1 - Noise Canceling headphones - This may very well be part of your issue. These headphones cancel noise by putting out a sound that is out of phase with the noises around you. It is working to keep your ear drum from vibrating, but by doing this, it can cause your ears to ache.

2 - Volume - Unless you are using earphones that actually plug your ears (the kind that work like earplugs when no music is going through them), you are much more likely to have them turned up too loud. If you are using the kind that plug your ears, you can get more perceived volume, since there is less background noise to contend with. This lets you listen at lower volumes.

3 - Type of music - Modern music is highly compressed, which makes it sound "louder" at lower peak volume levels. This, however, is more tiring to the ears than music which is not as compressed. Instead of your ear drum flexing back and forth in a relaxed fashion, it is continually jarring back and forth. This can cause ear fatigue much quicker. When wearing headphones this is much more of an issue, since the ear drum will be responding to every movement of the sound wave. When transmitted through speakers, the natural acoustics of the sound bouncing around the room, in addition to other background noises, helps to lessen the effect of this.
posted by markblasco at 10:52 AM on April 3, 2009


When I got sound-isolating headphones from Shure (the SE210's, with foam inserts that stick in your ears like earplugs), I noticed that I got a little ringing in my ears. Turns out I had been listening to music way too loud for many years, and these headphones were so good and they blocked out all other noise so well that I didn't need them to be loud at all to hear everything really well. I now listen to my music at what I used to think was a really low level, but because the sound isn't competing with any other noise, it doesn't need to be that loud. I'd suggest ditching the noise-canceling headphones and going with an in-ear sound isolating design, like the Shures. It'll make a big difference.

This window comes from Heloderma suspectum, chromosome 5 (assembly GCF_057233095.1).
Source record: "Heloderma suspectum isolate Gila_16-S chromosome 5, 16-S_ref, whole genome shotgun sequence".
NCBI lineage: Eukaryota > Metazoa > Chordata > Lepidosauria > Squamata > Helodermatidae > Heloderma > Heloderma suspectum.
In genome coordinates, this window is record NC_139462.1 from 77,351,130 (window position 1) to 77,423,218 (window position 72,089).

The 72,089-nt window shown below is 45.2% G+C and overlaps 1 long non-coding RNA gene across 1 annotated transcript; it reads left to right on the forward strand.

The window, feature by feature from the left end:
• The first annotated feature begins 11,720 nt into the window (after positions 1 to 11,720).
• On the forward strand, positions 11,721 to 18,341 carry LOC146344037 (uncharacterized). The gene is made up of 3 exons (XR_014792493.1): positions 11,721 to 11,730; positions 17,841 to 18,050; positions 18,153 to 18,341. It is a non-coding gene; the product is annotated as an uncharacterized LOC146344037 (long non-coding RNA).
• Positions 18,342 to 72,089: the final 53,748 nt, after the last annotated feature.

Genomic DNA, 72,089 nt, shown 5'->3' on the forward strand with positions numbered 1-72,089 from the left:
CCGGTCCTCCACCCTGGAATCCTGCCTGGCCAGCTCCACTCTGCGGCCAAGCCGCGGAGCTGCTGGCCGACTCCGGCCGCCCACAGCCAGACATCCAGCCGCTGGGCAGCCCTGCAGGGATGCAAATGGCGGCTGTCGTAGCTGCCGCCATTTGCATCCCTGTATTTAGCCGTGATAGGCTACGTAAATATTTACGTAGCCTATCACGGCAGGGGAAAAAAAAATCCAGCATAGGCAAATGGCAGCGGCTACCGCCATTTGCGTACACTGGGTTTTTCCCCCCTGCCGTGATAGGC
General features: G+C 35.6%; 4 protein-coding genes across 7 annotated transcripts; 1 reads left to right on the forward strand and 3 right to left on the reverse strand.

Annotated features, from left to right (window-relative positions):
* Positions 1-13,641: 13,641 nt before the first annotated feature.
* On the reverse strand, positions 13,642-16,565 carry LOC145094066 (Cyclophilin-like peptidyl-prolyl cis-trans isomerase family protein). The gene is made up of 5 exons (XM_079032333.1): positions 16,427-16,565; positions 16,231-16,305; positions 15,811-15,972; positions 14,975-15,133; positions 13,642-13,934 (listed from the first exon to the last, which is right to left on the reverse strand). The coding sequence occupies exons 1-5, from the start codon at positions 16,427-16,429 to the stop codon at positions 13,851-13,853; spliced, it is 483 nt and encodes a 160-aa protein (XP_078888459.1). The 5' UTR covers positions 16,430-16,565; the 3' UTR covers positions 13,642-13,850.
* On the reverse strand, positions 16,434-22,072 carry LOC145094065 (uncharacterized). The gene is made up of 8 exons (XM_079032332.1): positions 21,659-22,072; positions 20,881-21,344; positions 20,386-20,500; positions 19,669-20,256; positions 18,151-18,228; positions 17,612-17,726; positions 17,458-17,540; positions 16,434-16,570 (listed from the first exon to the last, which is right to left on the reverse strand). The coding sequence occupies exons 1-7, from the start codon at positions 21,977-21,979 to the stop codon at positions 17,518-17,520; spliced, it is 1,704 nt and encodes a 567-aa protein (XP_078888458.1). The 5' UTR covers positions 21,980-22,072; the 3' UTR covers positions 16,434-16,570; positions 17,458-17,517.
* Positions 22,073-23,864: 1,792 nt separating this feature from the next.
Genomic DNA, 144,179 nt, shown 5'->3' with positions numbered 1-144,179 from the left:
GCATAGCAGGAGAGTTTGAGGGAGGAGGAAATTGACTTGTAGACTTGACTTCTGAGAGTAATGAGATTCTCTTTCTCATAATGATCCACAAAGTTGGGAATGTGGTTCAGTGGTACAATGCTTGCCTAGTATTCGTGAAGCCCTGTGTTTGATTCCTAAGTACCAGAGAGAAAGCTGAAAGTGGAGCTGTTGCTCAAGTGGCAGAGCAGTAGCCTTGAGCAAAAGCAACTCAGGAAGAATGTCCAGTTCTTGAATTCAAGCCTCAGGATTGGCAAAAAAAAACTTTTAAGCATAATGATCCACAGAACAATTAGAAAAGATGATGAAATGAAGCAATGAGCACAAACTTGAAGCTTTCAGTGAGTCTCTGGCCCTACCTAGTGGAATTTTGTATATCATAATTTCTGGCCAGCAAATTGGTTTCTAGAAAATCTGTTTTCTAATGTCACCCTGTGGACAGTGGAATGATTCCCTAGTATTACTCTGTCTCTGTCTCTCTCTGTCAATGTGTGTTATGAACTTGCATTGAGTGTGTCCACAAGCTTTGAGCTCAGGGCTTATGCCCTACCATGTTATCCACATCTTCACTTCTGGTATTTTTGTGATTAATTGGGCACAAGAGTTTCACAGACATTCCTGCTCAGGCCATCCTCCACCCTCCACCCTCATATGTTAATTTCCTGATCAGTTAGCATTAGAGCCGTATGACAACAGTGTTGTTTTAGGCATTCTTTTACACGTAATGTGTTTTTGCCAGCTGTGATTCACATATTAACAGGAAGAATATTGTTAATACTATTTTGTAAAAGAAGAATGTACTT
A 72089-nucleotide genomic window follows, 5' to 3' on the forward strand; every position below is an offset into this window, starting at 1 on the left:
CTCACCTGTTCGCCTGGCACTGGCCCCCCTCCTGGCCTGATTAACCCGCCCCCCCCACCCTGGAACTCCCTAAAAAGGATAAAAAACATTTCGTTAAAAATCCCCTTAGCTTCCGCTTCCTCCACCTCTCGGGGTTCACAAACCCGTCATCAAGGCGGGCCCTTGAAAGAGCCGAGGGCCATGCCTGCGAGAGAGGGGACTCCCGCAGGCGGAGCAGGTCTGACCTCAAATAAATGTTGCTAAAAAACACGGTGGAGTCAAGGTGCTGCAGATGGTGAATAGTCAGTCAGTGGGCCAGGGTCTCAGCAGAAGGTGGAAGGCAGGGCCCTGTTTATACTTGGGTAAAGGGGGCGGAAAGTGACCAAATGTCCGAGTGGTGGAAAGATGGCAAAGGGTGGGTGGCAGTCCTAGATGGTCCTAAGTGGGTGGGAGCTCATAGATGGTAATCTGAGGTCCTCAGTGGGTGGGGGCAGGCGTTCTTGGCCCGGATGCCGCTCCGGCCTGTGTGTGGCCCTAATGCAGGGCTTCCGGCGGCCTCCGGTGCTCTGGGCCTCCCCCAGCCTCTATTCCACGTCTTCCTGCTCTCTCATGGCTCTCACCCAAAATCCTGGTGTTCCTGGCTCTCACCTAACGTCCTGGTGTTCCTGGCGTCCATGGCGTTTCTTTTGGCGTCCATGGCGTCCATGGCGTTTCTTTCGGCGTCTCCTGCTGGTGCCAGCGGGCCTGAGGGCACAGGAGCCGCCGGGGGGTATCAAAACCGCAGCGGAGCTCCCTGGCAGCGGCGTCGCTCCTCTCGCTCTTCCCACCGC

posted by incessant at 12:25 PM on April 3, 2009


The issue with headphones is that is much easier to reach damaging volumes since the drivers are so much closer to your ears. I think (just my opinion) that there is a secondary problem in that headphones cannot create the body shaking bass that would help to trigger a reaction so people just keep cranking the volume.
posted by chairface at 10:28 PM on April 3, 2009


In my experience, if I'm listening to music w/ my stereo through the speakers, and then switch to headphones, it's always much too loud. So, I wouldn't judge the loudness by the volume setting on your ipod or stereo or computer or whatever, but by how loud the music actually sounds.
posted by reddot at 6:18 PM on April 13, 2009